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Saturday, November 26, 2022

Prospect Roundtable: Sleepers in the Pirates Minor League System

This week we announced our 2022 Minor League Awards, which included naming Matt Gorski the Breakout prospect of the year.

We took an early look ahead at the candidates for next season’s breakout prospect in this week’s Roundtable. I asked everyone to pick the player who stood out to them this year, even if the numbers didn’t indicate top prospect status.

The result is a deep group of sleepers to follow in 2023, which only adds to the depth that the Pirates have built up in their system. Here are the sleepers to follow:

JOHN DREKER: Carlos Jimenez, RHP

2022 Stats: 4.13 ERA, 69.2 IP, 11.4 K/9, 5.8 BB/9

With a 4.13 ERA and a 1.51 WHIP in the pitcher-friendly Florida State League, Carlos Jimenez is a real sleeper prospect who shouldn’t be overlooked. We talked about him all year because he’s worth talking about. His arsenal starts with a mid-90s fastball, but that’s probably his third best pitch. I did not see another pitcher with a better changeup this year. The pitch is a true swing-and-miss offering that he can throw in any count. It shows excellent movement, good separation from the fastball, and it’s clear that hitters can’t pick it up until it’s too late. He also throws a curveball that gets great results. I watched plenty of his starts in which he mixed all three pitches effectively, using them all as strikeout pitches.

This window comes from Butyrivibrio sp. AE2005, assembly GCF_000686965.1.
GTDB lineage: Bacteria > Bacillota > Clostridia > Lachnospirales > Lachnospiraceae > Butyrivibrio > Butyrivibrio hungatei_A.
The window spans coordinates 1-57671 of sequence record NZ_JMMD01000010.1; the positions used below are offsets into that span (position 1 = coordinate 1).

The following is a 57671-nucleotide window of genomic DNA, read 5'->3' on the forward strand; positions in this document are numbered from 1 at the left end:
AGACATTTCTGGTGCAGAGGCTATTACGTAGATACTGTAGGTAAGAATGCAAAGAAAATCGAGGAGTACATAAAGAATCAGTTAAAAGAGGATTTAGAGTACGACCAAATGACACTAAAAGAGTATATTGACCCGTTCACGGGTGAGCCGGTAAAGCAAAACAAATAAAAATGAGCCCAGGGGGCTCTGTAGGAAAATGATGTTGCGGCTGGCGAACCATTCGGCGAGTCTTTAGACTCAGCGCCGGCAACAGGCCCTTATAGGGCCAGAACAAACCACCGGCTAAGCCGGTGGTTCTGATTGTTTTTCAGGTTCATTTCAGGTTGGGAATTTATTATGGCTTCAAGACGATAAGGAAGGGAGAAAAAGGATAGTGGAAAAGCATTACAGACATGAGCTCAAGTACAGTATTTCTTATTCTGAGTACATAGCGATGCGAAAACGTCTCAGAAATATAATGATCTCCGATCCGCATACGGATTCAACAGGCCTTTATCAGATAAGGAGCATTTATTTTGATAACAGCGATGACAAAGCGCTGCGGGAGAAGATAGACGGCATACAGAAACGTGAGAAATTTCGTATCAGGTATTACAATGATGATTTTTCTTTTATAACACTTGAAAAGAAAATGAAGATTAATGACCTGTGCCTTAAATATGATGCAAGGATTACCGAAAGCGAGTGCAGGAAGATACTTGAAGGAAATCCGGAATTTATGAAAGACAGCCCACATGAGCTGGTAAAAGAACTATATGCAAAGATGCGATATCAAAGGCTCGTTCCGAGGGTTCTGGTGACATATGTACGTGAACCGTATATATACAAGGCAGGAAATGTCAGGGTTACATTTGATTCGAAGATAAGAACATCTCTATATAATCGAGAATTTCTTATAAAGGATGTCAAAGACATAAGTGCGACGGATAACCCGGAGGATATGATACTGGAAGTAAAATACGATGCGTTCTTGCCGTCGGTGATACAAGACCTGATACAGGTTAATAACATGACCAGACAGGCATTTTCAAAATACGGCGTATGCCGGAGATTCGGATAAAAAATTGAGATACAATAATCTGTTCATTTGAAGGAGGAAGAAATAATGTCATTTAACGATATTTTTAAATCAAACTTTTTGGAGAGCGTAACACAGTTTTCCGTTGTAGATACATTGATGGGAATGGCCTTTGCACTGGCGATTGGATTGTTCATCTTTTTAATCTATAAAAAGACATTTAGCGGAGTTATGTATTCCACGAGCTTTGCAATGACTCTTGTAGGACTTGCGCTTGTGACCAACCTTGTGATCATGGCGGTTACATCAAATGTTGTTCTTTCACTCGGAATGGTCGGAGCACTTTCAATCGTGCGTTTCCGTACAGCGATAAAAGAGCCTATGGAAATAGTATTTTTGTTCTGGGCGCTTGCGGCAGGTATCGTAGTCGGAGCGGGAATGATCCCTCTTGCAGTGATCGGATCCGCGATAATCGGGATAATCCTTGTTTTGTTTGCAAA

Jimenez has an incredible presence on the mound. He’s all business, whether things are going well or going bad. This report doesn’t sound like I’m describing the pitcher who put up those stats from above, but I saw enough of him to know that his upside is legit. His issue comes down to bouts of wildness, sometimes that’s walks, and sometimes that’s fastballs that get too much of the middle of the zone. The great part about him is that he will be 20 years old for most of the 2023 season, so he’s got time to fix those inconsistencies.

Jimenez is Rule 5 eligible this year. Over the years I’ve become more willing to risk losing players. The Rule 5 draft records show there’s a 50% chance one player in taken from your team and a 33% chance that you actually lose one player. The process is a bit overblown. That’s especially true when you’re a bad team picking third overall. You’re more likely to select someone better than what you lose in those situations. That all being said, I would protect Jimenez because of his upside and because I think he could survive in a limited bullpen role due to his mound presence. He could then return to the minors as a starter in 2024. I do not think the Pirates will protect him — I would even say it seems highly unlikely — but he’s not a risk I’d personally be willing to take.

WILBUR MILLER: Jauri Custodio, OF

2022 Stats: .345/.457/.621, 70 PA, 4 2B, 3 3B, 2 HR, 6:8 BB:K